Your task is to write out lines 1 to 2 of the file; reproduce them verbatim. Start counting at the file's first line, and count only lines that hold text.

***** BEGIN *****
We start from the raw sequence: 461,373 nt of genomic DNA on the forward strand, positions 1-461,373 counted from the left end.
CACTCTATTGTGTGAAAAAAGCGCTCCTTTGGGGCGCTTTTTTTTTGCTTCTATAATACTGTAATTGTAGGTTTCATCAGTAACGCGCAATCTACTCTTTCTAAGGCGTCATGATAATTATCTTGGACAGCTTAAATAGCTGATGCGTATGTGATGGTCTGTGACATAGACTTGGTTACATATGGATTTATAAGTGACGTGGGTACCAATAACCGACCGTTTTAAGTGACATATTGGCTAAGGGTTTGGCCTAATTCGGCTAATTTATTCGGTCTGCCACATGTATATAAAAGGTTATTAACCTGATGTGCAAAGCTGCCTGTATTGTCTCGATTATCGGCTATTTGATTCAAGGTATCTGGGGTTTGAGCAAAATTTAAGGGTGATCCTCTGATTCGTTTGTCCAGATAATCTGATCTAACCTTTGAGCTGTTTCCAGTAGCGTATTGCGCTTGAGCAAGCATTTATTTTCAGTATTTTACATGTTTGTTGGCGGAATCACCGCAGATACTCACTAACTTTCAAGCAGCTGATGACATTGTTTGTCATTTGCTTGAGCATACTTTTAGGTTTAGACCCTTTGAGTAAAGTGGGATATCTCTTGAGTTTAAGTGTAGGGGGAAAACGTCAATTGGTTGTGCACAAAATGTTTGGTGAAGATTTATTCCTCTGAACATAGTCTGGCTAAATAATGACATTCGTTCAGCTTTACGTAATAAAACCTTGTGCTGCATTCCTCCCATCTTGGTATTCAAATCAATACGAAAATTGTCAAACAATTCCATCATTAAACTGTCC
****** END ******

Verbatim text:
We start from the raw sequence: 461,373 nt of genomic DNA on the forward strand, positions 1-461,373 counted from the left end.
CACTCTATTGTGTGAAAAAAGCGCTCCTTTGGGGCGCTTTTTTTTTGCTTCTATAATACTGTAATTGTAGGTTTCATCAGTAACGCGCAATCTACTCTTTCTAAGGCGTCATGATAATTATCTTGGACAGCTTAAATAGCTGATGCGTATGTGATGGTCTGTGACATAGACTTGGTTACATATGGATTTATAAGTGACGTGGGTACCAATAACCGACCGTTTTAAGTGACATATTGGCTAAGGGTTTGGCCTAATTCGGCTAATTTATTCGGTCTGCCACATGTATATAAAAGGTTATTAACCTGATGTGCAAAGCTGCCTGTATTGTCTCGATTATCGGCTATTTGATTCAAGGTATCTGGGGTTTGAGCAAAATTTAAGGGTGATCCTCTGATTCGTTTGTCCAGATAATCTGATCTAACCTTTGAGCTGTTTCCAGTAGCGTATTGCGCTTGAGCAAGCATTTATTTTCAGTATTTTACATGTTTGTTGGCGGAATCACCGCAGATACTCACTAACTTTCAAGCAGCTGATGACATTGTTTGTCATTTGCTTGAGCATACTTTTAGGTTTAGACCCTTTGAGTAAAGTGGGATATCTCTTGAGTTTAAGTGTAGGGGGAAAACGTCAATTGGTTGTGCACAAAATGTTTGGTGAAGATTTATTCCTCTGAACATAGTCTGGCTAAATAATGACATTCGTTCAGCTTTACGTAATAAAACCTTGTGCTGCATTCCTCCCATCTTGGTATTCAAATCAATACGAAAATTGTCAAACAATTCCATCATTAAACTGTCC